Tatiana Alentieva, PhD, Professor Kursk State University


The article analyzes election technologies during presidential campaigns (1828-1860). For their candidate political technologists formed a positive image, invented a bright slogan, used wide variety of means: demonstrations, meetings with voters, concerts, torchlight processions, trips around the country, activization of the party press, political advertising. They invented negative nicknames, spread rumors and gossip, used war cartoons, created negative images. The use of contrasting us/other was actively involved in the promotion. They wanted to discredit the enemy, to apply «dirty insinuations» regarding his personal life. The voting and counting of votes allowed fraud of all kinds. Politicians strengthened the system of distribution of state posts on the principle of personal loyalty (spoil system) in the framework of the two-party system: Whigs/Democrats and Democrats/Republicans. In the period of the «Jacksonian democracy» the myth of the «log cabin» was formed. It was about the origin of the presidential candidates of the people’s bottom. Such statements about the proximity of the candidate to ordinary voters were common. The political rhetoric of Jacksonians permanently tied the success of their candidate with the interests of the people. The demands to struggle against privileges and monopolies of all kinds dominated among pre-election slogans. In the discourse of politicians of the XIX century the concepts of freedom, property, public goods began to alternate with new ones, reflecting the spirit of the time: democracy and popular sovereignty, the good of the people, the rights and freedoms of the individual. The Republican party, that emerged in 1854–1856 and replaced the Whigs, really found slogans, that not only reflected the spirit of the time, but related on the mentality of Americans developed since the colonial times and during the War of independence, which was based on the powerful basis of the idea of Freedom. The slogan «Free land, free people, free labor» was close and understandable to most Americans.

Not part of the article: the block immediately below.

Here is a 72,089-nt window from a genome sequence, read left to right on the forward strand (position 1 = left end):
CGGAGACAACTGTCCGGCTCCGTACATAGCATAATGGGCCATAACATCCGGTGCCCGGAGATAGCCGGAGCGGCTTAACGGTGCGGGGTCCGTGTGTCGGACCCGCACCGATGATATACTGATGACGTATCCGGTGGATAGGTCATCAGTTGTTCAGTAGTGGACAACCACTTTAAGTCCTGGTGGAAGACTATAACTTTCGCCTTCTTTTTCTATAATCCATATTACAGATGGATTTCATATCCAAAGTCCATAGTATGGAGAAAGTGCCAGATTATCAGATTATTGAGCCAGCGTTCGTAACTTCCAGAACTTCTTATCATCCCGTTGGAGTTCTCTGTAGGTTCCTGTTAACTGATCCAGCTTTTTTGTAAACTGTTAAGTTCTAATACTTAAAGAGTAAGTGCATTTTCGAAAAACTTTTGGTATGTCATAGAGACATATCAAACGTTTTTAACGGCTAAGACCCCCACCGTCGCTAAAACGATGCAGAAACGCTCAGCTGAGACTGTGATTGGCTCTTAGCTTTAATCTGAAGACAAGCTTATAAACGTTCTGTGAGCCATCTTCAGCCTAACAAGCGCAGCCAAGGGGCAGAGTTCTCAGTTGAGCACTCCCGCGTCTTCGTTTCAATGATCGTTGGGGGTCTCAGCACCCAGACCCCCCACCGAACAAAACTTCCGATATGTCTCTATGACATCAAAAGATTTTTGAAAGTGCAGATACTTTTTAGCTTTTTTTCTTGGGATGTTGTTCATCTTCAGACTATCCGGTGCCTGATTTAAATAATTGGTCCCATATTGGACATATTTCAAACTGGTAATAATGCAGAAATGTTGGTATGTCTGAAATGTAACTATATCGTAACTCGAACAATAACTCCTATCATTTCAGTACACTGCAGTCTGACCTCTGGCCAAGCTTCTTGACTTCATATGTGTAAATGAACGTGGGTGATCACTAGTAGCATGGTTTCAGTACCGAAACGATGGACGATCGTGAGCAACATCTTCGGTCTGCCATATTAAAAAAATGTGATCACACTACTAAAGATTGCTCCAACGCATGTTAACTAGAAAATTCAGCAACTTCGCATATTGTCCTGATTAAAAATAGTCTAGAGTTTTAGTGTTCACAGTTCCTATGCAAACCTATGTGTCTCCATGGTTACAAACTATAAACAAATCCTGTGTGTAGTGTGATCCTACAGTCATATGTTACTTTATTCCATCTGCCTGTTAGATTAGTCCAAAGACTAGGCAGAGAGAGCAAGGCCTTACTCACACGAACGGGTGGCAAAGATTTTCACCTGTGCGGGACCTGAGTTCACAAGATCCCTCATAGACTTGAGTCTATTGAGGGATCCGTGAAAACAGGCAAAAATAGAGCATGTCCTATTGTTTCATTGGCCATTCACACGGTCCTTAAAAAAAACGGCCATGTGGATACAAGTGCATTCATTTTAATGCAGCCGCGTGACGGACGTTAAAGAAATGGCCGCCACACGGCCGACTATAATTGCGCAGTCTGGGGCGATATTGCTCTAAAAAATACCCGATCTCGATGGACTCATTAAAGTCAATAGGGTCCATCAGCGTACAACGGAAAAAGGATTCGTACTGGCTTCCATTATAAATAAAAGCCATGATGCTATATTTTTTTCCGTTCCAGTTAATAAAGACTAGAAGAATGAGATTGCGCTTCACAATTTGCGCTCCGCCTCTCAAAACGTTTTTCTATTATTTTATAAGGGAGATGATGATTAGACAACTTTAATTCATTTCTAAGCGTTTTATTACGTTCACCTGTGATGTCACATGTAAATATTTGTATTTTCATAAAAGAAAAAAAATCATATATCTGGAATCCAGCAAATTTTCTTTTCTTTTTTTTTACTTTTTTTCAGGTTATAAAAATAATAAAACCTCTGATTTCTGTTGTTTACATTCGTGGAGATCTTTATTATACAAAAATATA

History of the United States, XIX century, presidential elections, electoral technology.

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DOI: http://doi.org/10.17721/2521-1706.2017.03.114- 126